He hesitated. "There's nothing you can do here -"

"I can plan." She set the teacup down uncertainly. "I'm not going home. Not while he's out there. Not when anything could be happening."

It was peculiar. She could be face to face with mortal peril, with or without Ron by her side, and she knew she'd be less terrified than she was in this moment. It wasn't just the uncertainty - it was the lack of control. The sky was falling in, and she wasn't in control.

"What plan?" Trevelyan sounded tense.

"I don't know. Something better. We had this whole scheme, and it fell apart."

"Sometimes plans fail."

"You think I don't know that? You think I need telling that?" Her shoulders set. "If your plans failed, someone missed a project deadline. If my plans failed, Voldemort took over the world."

He got to his feet, moving around the desk, brow now furrowing not in frustration, but concern. "You're freaking out."

"I am -" She stopped. "Maybe a little. But I am allowed."

His hand on her shoulder was tentative, but it was enough to jerk her back to reality, jerk her away from the swirling maelstrom of unhelpful, helpless thoughts that had started to bubble up.

But it still wasn't enough to warm her.

"What happened between you two? If you don't mind me asking." Trevelyan gave a hapless shrug. "From the interview, I thought you two were over, but it seems complicated."

"He's always been a friend and he might be dead -"

"And there's nothing we can do right now."

She knew what he was doing. Trying to get her to talk, to focus on some train of thought, so she wouldn't turn to panic. Hermione didn't like panic; she'd tried it a few times and had decided that she wouldn't do it any more. But to not do it, she needed something to work on, a direction, and right then, she was drawing a blank. Right then, she had to wait.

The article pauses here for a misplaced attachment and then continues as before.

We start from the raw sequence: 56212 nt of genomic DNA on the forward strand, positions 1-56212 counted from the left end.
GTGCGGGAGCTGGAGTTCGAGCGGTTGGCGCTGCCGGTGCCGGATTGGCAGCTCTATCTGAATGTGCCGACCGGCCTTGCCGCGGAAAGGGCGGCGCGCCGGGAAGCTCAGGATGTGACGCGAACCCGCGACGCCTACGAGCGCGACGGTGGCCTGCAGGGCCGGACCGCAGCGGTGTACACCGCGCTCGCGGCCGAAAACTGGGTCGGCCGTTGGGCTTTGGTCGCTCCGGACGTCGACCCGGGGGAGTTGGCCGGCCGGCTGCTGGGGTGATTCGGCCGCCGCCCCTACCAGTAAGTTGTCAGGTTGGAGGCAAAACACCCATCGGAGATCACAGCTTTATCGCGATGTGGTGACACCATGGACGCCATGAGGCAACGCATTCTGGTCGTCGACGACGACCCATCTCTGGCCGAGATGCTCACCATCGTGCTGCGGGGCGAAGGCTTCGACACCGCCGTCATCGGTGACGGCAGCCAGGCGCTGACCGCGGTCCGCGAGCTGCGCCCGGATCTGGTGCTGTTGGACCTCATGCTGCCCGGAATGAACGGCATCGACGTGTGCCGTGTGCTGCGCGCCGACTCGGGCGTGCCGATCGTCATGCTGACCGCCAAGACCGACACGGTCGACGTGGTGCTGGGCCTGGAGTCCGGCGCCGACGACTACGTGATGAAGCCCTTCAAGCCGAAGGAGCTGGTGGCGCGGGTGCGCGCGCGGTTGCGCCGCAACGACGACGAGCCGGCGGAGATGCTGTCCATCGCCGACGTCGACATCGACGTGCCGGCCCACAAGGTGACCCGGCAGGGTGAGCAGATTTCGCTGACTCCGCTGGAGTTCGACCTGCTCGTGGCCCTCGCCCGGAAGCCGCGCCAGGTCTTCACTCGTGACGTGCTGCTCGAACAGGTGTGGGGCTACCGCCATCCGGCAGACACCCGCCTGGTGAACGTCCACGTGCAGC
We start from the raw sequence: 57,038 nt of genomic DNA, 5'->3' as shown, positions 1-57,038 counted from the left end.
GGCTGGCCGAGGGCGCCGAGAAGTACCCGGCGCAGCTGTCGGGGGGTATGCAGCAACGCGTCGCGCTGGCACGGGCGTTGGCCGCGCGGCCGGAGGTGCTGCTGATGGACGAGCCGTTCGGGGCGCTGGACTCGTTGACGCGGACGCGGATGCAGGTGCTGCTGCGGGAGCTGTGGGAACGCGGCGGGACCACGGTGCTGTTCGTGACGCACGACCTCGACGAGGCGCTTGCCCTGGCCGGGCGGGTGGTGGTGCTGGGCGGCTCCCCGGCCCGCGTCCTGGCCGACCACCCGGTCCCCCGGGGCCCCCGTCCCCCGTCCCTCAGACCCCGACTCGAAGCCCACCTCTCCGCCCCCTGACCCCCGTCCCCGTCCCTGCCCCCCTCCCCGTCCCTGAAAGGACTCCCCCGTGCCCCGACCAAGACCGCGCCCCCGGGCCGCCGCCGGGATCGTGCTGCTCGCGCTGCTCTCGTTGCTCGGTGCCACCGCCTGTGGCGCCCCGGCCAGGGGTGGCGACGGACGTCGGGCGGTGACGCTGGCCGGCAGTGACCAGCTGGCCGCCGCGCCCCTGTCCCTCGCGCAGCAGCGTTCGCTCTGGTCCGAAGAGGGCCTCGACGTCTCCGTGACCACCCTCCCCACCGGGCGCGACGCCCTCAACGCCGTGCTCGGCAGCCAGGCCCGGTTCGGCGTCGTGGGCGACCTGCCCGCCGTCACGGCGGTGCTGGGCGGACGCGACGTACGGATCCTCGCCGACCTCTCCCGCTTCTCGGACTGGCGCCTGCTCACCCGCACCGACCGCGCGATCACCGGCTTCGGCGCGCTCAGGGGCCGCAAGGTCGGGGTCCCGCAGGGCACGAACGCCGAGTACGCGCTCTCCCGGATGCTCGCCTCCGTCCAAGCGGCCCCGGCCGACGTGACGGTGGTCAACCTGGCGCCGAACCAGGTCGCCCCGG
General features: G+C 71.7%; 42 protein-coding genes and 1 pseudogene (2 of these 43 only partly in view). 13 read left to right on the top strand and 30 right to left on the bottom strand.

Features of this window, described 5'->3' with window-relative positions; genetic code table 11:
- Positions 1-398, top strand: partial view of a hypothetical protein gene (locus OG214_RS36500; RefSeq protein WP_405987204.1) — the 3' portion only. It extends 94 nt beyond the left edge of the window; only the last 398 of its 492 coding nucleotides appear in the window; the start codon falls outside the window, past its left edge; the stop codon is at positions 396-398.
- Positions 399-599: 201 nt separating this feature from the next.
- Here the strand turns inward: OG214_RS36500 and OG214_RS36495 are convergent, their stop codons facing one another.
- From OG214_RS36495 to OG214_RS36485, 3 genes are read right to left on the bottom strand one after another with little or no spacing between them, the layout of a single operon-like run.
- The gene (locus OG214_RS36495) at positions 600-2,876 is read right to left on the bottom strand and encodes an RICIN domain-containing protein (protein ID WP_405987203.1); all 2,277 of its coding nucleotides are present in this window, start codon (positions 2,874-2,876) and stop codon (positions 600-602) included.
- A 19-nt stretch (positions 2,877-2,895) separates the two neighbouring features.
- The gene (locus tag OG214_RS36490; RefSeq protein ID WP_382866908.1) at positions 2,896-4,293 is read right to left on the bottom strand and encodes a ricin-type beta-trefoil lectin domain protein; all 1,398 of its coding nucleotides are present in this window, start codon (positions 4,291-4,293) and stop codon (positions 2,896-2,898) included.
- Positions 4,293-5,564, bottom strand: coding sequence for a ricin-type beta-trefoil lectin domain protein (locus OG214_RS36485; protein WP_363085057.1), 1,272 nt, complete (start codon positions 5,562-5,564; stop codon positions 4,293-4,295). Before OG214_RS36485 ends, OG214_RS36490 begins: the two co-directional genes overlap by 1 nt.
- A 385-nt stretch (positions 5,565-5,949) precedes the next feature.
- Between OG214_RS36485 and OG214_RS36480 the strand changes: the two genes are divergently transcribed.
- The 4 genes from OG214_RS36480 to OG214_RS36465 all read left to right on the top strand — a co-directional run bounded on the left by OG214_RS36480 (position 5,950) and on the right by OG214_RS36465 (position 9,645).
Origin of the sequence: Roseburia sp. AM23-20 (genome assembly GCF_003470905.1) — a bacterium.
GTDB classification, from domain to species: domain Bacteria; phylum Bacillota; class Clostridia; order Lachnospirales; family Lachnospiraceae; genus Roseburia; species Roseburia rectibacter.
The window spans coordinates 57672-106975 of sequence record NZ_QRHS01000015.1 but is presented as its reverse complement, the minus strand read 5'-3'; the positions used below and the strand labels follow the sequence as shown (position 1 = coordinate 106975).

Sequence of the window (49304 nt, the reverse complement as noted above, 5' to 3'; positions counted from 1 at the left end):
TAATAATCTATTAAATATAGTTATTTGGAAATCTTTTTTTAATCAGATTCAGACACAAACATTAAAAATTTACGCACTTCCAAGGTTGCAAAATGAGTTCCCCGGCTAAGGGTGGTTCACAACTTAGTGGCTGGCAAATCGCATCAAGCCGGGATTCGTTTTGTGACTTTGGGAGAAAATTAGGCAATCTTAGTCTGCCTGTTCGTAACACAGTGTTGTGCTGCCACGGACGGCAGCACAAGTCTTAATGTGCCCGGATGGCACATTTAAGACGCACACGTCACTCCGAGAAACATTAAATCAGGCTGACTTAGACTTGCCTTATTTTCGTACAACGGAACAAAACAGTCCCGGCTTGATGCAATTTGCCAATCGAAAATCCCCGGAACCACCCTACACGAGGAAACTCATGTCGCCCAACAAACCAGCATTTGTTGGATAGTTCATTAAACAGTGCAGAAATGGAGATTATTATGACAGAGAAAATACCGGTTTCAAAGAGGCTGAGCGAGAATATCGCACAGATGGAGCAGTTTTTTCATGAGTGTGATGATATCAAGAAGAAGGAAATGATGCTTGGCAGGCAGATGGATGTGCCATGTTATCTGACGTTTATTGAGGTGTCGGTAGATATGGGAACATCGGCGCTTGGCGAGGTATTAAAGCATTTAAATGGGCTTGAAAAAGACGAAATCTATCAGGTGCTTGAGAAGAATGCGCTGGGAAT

She didn't like waiting, either.

Trevelyan sighed. "Sorry. It's none of my business. I just imagine it's hard, so many of your friends being his family."

Hermione frowned. "You're know, it's not endearing when you reveal you know facts about me I never told you."

"Hey, this was from the open press. Not a file. I -" He lifted his hands in surrender. "Sorry. Old habits die hard. I do research on someone before I meet them for work so I can..."

"Handle them better?"

He winced. "Set them at ease. I don't seem to be doing a good job of it right now."

Hermione managed a humourless smile, and her shoulders sagged. "It's hard, starting a relationship with someone you've known for years, been through hell with, know inside and out. You'd think it would be easy, but it's not."

And he just stayed silent and let her talk.

"Because you know how to relate to them as a friend. But the rules are different in a relationship. The boundaries move. And if you're learning about someone while you're learning about those boundaries, it's fine, but if you have to get used to new boundaries, it's complicated. A comment you meant to be off-hand becomes serious. A serious statement gets taken as a joke. There's a new balancing act. It's not easy.

"But we figured it out. More or less. Even when he was in Auror training and I was finishing off at Hogwarts, and then on to the Ministry. And I thought, that was it. There was a bit of wondering - how many people meet the person they're going to spend the rest of their life with when they're eleven? How many relationships which last a lifetime start when you're eighteen? But we'd helped stop Voldemort. Maybe we'd earnt a bit of luck."

She smiled ruefully as she sipped her tea. Of course the universe didn't last that way. Maybe, just maybe, some people were just fortunate.

She wasn't sure if she was one of them.